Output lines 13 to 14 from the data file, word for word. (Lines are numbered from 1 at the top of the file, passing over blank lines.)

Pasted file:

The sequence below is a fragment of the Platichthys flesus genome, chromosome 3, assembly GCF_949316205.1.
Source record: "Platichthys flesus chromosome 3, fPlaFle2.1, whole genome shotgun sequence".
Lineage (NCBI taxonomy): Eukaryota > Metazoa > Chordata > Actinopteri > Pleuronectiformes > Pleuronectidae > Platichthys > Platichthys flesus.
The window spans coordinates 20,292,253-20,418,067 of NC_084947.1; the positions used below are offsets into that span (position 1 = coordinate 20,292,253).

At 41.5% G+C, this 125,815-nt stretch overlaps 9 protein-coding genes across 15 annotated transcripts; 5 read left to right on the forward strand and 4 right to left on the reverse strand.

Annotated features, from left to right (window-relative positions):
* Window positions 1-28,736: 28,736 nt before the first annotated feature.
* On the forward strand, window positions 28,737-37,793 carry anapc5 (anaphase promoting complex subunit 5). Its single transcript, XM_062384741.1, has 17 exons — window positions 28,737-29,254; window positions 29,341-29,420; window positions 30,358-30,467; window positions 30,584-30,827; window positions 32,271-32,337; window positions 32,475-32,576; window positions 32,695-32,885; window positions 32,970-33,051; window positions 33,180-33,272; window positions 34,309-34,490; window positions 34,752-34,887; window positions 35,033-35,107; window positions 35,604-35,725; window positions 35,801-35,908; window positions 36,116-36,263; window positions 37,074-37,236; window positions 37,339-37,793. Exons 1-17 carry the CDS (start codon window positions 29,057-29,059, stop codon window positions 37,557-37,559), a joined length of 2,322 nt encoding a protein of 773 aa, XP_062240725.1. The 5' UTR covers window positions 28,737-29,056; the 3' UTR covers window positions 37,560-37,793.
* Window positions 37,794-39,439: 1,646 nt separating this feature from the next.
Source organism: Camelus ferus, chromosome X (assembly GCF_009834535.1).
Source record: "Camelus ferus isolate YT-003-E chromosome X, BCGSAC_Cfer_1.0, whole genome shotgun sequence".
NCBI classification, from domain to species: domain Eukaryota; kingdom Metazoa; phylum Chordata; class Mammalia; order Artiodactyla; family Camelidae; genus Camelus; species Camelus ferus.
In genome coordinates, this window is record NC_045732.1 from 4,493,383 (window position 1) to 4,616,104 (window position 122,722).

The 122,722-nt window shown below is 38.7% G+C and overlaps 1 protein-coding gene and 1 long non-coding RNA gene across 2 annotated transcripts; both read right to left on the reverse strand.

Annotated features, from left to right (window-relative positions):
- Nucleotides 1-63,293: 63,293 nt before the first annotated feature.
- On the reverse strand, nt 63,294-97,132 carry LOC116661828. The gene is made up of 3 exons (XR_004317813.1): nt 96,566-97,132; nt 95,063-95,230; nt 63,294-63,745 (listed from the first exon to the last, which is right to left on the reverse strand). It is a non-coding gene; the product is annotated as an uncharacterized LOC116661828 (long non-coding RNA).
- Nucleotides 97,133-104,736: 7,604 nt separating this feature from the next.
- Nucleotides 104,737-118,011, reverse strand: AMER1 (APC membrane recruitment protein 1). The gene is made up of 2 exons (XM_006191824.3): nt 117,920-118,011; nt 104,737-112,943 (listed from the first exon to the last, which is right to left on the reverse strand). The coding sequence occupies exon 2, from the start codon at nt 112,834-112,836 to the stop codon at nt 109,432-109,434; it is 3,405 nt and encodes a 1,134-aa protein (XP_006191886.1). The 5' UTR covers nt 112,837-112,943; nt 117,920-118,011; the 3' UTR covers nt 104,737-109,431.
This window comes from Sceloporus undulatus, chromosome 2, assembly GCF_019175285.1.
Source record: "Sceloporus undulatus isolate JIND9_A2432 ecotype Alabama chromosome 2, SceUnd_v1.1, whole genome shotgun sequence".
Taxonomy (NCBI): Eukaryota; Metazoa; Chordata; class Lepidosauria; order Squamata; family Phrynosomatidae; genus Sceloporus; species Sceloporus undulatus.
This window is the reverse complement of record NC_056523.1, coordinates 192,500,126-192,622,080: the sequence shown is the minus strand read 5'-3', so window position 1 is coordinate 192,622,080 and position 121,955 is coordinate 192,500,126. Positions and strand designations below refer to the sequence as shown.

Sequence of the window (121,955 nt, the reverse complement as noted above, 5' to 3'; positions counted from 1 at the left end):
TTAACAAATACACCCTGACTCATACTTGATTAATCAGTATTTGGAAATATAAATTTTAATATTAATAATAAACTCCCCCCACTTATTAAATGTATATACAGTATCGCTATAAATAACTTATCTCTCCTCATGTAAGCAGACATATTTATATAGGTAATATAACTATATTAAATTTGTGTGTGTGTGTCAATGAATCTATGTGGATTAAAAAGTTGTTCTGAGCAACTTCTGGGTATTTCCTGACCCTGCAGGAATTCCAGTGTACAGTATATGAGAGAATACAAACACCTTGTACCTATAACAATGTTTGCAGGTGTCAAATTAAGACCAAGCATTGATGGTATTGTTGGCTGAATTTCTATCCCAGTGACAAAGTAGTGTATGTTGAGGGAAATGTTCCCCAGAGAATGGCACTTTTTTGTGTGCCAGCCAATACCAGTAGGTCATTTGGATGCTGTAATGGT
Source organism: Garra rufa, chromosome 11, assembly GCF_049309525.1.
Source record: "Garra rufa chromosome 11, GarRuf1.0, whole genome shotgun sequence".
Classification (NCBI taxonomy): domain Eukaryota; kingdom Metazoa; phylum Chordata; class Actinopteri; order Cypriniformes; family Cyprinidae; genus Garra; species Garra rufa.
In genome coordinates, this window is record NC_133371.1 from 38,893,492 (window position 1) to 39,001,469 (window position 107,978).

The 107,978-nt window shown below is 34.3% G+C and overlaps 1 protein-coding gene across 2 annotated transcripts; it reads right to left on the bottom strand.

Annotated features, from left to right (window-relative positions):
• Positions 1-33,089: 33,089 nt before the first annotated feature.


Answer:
In genome coordinates, this window is record NC_045732.1 from 4,493,383 (window position 1) to 4,616,104 (window position 122,722).

The 122,722-nt window shown below is 38.7% G+C and overlaps 1 protein-coding gene and 1 long non-coding RNA gene across 2 annotated transcripts; both read right to left on the reverse strand.